Linked by Thom Holwerda on Sat 4th Aug 2012 00:54 UTC
Google This tweet from Tom Warren made me smile. So, it's 2012 and tablets are finally able to do what the Amiga did in 1985. Seems like a bit of a stretch to be excited about that, right? Sure, until I caught myself getting excited - only a bit, but still - by this piece of news. Update: removed me being an annoyed child.
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WereCatf
Member since:
2006-02-15

I want my tablet to have 128GB of storage or more. For a family of four, that means 32GB per user which is the current standard I think.


Atleast here in Finland most people seem content with 16GB storage, so 64GB would suffice for four people in most cases here. Well, 64GB is actually perfectly reachable, just buy a tablet with microSDHC-slot and you can add quite a lot of space there. These days most of these microSDHC-devices actually support microSDXC-cards up to 128GB even though they don't advertise this anywhere -- even my old Tegra2 - based Iconia Tab A500 supports those.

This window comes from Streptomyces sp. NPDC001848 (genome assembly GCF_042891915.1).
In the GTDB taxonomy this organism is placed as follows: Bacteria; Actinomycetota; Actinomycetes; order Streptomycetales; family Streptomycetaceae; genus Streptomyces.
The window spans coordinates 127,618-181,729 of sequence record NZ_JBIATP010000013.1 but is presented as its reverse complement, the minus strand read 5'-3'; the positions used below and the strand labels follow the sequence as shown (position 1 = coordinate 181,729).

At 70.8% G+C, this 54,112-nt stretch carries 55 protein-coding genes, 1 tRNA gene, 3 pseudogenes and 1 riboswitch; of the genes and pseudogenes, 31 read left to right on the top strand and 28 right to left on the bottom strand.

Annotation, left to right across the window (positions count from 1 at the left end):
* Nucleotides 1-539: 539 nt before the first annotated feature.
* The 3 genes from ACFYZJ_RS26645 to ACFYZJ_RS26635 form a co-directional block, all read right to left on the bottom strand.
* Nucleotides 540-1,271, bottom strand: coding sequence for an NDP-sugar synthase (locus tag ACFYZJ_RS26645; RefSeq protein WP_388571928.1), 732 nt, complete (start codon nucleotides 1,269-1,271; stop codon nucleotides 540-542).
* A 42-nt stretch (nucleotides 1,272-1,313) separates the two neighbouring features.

The next problem with tablets is they need more than just logins, they also need disk quotas.


This I agree with, but, well, there is no technical reason for why quotas couldn't be implemented. Linux-kernel has had support for quotas for a decade so all Google needs to do is add an utility for settings the limits and a warning in the status bar when you're about to exceed your quota.

I'd hazard a guess that it's not much more difficult on iOS, either.

Device manufacturers want people to buy four tablets, not give everyone a login. They make more money that way.


Good thing, then, that device manufacturers have no say over this.

That's another problem with multiuser. It's safer to buy kids a cheaper, more durable tablet that can be easily replaced. You don't hand them an iPad or the latest samsung android device.


If your children are still very young, yes, but if you're children are closer to 14 then such stuff is unlikely to happen. Atleast if you've raised your children properly.

There has to be a way to do that and most DRM schemes are against family members sharing content. My wife has to know my apple password so she can stream my iTunes content on her Mac or if the apple tv gets screwed up again. I can't permit her access to my music and videos.


That problem doesn't really have anything to do with the OS as it's all about the content creators themselves, you should complain to them or move to another service.

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